The Simcyp Simulator is employed increasingly to inform drug label claims and, in some cases, can obviate the need for clinical trials. For example, the simulator has now been used to inform more than 60 novel New Drug Applications (NDAs) to the FDA, including more than 200 label claims made without the need for clinical trials. Those label additions include potential DDIs, dosing regimens, and data about new populations, including pediatrics.

Increasing Regulatory Acceptance

Working together, the Simcyp Consortium members have transformed PBPK modeling and simulation from a research concept into a technology that now forms an integral part of all phases of drug selection, development, and regulation. PBPK modeling and simulation has been adopted by all the leading regulatory agencies, including the FDA, the European Medicines Agency (EMA), Japan’s Pharmaceuticals and Medical Devices Agency, and China’s National Medical Products Administration.

In 2016, PBPK modeling and simulation was featured in the FDA’s Prescription Drug User Fee Act and Generic Drug User Fee Amendments, and many subsequent guidance documents. In addition, the EMA issued its First-in-human Dosing and PBPK/Modeling and Simulation guidance in late 2018.

This avalanche of new regulatory guidance encouraged even more rapid adoption of PBPK modeling and simulation.

Growing Industry Adoption

In September 2019, the FDA reported that pharmaceutical companies have been using PBPK modeling with new investigational agents for candidate selection in the preclinical phase; animal-to-human extrapolation studies; in DDI studies; in early formulation selection studies; to assess disease impact; and for dose adjustment for specific populations, such as those with organ impairment or for a pediatric population.

The agency also described several uses for PBPK modeling in generic drug development, including product-specific guidance development, such as alcohol dose dumping and risk assessment for a change in drug release mechanism. This approach has also been used to demonstrate bioequivalence (BE), providing an in silico testing method in lieu of in-vivo BE studies for locally-acting drug products, or to extrapolate BE assessments in disease or age subpopulations.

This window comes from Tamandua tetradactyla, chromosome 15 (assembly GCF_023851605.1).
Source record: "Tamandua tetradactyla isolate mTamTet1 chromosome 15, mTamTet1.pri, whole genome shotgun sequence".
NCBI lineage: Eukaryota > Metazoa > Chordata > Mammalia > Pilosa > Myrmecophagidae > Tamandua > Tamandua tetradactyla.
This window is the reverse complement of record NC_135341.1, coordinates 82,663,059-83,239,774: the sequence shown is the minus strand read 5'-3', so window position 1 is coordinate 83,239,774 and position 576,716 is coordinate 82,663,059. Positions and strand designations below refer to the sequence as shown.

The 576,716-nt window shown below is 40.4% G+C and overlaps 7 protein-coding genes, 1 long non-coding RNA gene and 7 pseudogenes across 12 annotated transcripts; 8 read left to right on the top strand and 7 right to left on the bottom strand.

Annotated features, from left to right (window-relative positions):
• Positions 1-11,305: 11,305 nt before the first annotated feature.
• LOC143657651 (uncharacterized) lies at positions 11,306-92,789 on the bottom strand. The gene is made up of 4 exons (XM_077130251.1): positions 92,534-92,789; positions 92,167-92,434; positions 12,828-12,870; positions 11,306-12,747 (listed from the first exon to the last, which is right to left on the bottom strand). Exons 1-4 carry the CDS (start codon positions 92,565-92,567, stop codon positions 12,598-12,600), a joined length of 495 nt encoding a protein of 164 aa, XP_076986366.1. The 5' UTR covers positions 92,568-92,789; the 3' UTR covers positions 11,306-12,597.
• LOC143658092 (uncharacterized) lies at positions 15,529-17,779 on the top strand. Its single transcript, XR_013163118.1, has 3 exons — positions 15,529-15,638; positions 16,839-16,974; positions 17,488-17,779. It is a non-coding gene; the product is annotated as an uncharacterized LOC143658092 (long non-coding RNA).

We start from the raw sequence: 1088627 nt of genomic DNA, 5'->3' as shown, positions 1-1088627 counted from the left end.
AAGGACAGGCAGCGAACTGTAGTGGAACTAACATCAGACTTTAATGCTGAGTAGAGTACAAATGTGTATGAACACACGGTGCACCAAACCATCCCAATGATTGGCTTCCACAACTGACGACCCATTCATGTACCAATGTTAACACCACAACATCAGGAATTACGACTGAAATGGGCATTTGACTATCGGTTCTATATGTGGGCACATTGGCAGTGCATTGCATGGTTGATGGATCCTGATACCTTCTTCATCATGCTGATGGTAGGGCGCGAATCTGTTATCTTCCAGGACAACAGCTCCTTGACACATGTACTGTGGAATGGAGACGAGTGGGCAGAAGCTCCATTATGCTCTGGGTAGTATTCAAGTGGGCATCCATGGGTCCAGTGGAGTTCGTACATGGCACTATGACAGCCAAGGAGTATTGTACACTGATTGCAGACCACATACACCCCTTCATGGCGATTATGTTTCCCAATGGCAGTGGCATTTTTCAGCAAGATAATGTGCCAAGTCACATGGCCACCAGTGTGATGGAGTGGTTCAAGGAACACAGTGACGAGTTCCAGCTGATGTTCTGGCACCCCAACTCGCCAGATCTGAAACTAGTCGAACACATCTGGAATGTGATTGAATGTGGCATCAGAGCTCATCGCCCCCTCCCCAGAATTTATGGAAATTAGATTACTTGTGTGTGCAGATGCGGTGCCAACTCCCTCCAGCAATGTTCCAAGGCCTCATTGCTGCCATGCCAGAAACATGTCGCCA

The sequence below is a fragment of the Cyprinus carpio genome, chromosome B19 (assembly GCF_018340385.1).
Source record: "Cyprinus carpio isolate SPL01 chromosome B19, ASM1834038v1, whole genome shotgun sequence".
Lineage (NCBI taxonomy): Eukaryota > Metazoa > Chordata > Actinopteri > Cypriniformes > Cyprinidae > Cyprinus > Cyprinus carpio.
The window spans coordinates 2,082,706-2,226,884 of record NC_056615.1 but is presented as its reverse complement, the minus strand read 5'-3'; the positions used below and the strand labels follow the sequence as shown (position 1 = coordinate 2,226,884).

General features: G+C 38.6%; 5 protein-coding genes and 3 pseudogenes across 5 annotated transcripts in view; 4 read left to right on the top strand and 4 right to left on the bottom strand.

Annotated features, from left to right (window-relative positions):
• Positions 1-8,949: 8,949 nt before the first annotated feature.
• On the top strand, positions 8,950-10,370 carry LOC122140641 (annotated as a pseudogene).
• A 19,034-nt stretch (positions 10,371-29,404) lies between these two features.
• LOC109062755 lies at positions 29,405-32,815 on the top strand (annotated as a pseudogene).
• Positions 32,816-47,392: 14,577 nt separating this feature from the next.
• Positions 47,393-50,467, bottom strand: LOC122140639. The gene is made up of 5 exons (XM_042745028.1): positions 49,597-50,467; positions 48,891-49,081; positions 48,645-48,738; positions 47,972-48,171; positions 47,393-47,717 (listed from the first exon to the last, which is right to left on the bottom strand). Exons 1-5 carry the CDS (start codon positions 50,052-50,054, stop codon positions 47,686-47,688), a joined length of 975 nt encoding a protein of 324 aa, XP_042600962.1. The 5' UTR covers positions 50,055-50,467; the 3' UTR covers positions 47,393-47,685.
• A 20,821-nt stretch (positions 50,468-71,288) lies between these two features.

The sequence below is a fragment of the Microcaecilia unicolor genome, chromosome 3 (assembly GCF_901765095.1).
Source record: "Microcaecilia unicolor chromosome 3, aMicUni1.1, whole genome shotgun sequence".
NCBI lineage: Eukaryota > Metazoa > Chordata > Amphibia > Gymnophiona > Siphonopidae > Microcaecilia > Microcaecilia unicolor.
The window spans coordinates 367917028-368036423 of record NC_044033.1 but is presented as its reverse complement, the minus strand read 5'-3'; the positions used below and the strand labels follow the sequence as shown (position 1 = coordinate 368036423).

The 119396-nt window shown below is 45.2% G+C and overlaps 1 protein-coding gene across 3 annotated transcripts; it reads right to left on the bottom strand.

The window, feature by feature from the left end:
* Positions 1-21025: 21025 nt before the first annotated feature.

For example, in June 2019, the Simcyp Simulator was used to demonstrate BE for the first FDA approval of a complex generic drug on the agency’s Abbreviated New Drug Application pathway. PBPK modeling can also be employed in drug product development to create a “safe space” to determine critical attributes of drug products, such as dissolution specifications.

FDA further highlighted the dramatic increase in PBPK analyses included in NDA submissions and approvals between 2008 and October 2019 during its workshop on “Development of Best Practices in PBPK Modeling to Support Clinical Pharmacology Regulatory Decision-Making,” which was held in Silver Spring, Md. in November 2019. The Simcyp Simulator was used in most, if not all, NDA submissions listed in Figure 1.

Figure 1: NDA Submissions and Approvals Involving PBPK Analyses{1}


FDA also summarized the types of PBPK submissions received by its Office of Clinical Pharmacology from 2018 through October 2019 (see Figure 2).


Figure 2: PBPK-Related Submissions to FDA Office of Clinical Pharmacology{1}


Giving Back to the Community

The Simcyp Consortium is a global scientific endeavor and its members consider helping to advance modeling and simulation education to be part of their remit. The consortium presents two annual awards—the Most Informative Scientific Report and Most Effective Teaching Application Award—to recognize research excellence. Certara’s Simcyp Division Grant and Partnership Scheme also funds either a PhD or a postdoctoral research program every year.